The solution to that problem is to use Mode S and the ICAO identification of each airplane. The TCAS in each airplane asks for and receives the ICAO number of the other over Mode S. Now TCAS knows the name, as it were, of the threat airplane and can make a deal. TCAS in one airplane says, “Hey, you, No. 51010010 (or whatever the number is), you tell your pilots to climb, and I’ll tell my pilots to descend.” Without Mode S to selectively address the specific threat airplane, and without the unique ICAO identification number to know for sure who is who, it would not be possible for TCAS to resolve a potential collision threat between two TCAS-equipped airplanes.

The ICAO number will now be a big part of ADS-B that is slated to replace ground-based radar in 2020. ADS-B will broadcast your ICAO number along with a host of position and velocity information so each and every ADS-B-equipped airplane is positively identified.

Many of us already have Mode S transponders and the ICAO number is programmed (by the avionics installer) into the transponder even if we don’t have TCAS or ADS-B installed. You can see your ICAO (Mode S) number on your aircraft registration card if the card has been issued in the past few years. The number begins with a 5 for U.S. airplanes. When we key the mic we still call ourselves by our registration number or flight number, but before long that almost-invisible eight-digit global identification will be telling controllers and other airplanes in the area exactly who we are without us even knowing that it is happening.

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40 Responses to Your Not-So-Secret ID Number

  1. Jim says:

    So, my question is, Mac, speaking of information being not so secret, why did you redact the ICAO number and the serial number for EAA’s Skycatcher? We all know that info is available at registry.faa.gov.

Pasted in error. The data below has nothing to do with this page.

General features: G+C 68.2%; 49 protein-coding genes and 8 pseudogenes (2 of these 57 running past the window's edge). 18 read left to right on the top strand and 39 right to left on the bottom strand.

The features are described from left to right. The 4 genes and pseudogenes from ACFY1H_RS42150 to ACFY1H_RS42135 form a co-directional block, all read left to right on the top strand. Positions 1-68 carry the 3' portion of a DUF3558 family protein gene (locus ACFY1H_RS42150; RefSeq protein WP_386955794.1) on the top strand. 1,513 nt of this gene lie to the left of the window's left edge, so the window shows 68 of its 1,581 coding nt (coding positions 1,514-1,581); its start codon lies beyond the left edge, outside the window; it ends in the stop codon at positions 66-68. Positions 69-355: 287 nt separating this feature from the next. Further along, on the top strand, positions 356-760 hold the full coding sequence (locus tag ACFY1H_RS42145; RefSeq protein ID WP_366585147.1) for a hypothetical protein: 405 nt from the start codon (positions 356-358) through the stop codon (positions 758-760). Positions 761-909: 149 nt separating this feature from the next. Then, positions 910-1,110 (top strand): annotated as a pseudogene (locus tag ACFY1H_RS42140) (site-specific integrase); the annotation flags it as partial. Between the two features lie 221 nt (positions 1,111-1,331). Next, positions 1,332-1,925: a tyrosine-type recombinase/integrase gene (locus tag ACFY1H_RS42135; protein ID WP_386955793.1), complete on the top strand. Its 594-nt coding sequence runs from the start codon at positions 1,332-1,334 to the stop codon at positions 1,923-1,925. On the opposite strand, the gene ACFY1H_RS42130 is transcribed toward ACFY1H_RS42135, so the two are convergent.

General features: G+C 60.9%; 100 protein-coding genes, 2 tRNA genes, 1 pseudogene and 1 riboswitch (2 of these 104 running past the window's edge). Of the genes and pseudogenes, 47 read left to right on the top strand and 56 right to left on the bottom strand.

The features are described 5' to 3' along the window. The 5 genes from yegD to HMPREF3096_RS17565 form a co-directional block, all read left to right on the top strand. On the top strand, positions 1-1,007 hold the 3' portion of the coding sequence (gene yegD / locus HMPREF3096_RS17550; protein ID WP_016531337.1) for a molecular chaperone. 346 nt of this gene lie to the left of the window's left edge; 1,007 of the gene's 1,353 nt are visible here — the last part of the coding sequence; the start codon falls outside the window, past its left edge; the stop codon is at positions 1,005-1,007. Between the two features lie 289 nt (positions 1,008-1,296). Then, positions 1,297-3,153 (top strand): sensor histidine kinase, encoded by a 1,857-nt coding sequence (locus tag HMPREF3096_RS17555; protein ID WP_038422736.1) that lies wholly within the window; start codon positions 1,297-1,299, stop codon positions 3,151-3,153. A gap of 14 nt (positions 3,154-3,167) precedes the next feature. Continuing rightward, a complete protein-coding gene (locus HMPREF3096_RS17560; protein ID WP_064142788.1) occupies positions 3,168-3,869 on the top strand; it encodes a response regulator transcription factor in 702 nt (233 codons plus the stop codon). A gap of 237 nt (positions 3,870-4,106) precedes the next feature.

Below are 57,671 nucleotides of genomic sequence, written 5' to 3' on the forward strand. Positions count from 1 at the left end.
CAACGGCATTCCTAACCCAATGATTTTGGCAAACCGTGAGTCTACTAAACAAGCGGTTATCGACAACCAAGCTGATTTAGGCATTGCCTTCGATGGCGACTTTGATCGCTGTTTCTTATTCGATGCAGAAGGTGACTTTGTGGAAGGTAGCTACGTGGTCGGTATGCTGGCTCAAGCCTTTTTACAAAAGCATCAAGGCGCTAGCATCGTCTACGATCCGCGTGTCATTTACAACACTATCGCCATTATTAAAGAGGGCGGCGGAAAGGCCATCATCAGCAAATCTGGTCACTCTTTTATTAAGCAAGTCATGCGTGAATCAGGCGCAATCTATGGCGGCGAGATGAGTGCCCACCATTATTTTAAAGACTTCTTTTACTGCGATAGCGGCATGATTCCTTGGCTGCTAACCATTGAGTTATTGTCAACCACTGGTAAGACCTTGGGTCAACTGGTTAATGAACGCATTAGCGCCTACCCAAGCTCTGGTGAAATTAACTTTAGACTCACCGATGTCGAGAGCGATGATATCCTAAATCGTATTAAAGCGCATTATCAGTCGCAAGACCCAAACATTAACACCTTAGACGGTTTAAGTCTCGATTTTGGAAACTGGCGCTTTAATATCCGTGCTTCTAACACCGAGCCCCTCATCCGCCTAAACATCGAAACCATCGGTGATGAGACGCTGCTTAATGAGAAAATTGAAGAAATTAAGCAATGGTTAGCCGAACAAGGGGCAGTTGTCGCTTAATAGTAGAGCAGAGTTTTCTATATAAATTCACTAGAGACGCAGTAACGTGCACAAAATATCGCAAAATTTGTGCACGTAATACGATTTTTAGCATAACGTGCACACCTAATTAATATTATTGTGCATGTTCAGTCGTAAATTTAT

2. Mac says:

    Hi Jim,

    That was a decision at EAA headquarters. You are right. Anyone can see the ICAO or Mode S number, or any other airplane registration info on the FAA site. The not so secret number is not a secret at all. If you want to see my Mode S number look up N45 FM. The number is programmed into my Garmin 330 transponder and is being broadcast over Mode S, but you can also see the number on the FAA site. I just can’t remember what it is.

    Bests,

    Mac Mc

  3. Dewey Nichols says:

    I’ve been schooled.

  4. With modern computers, or even paper systems the “tail numbers” would be sufficient world wide. They simply can not be entered into a base 10 system like the mode C transponder. IOW each digit and only be 0-9 (IE a 10 digit code) although valid numbers are less than that. OTOH as far as electronic systems go the represented “character” could be any alphanumeric character which can also be alphabetized. Early computers would have had some problems handling both Cyrillic and the English Characters. Some system conventions have become a bit strange with no real standardization. Virtually all science uses the metric system, but many European systems use a comma for a decimal.Why? I don’t know.

    Mode S as it’s presently implemented and “next gen” equipment (GPS) can know the position of the aircraft to a relatively high precision. Good enough that aircraft could easily negotiate anti collision maneuvers between more than just a couple of planes. However I still see no real, or valid need for using other than the tail number. Watching your clearance come up on a little screen is sorta handy too, particularly when you are intercepting the ILS and ATC comes on with further clearance sounding like an auctioneer. You have to write it down while bouncing around, trying to follow the ILS AND read back the clearance. IOW, write and read in a bumpy flight while trying to fly a precision course. Now we can just hope that they finally get smart and tell LightSquared to “take a hike.”

  5. Tye Hammerle says:

    My favorite conspiracy theory related to this is that some day, when mode-s is mandatory, not only will they know who you are but they’ll be able to bill you for that 5 minutes you spent transitioning class D airspace yesterday and the 4 hours you were in the ATC system last week going IFR to grandma’s house.

    • Chris says:

      Luckily you don’t have to get a Mode S transponder in the USA. You can get a UAT system that supports anonymous mode, when you have 1200 dialed into your mode c transponder the UAT system can use a random ICAO address so no one can directly identify you (and send you a bill for flying through their airspace).

      • Mac says:

        Hi Chris,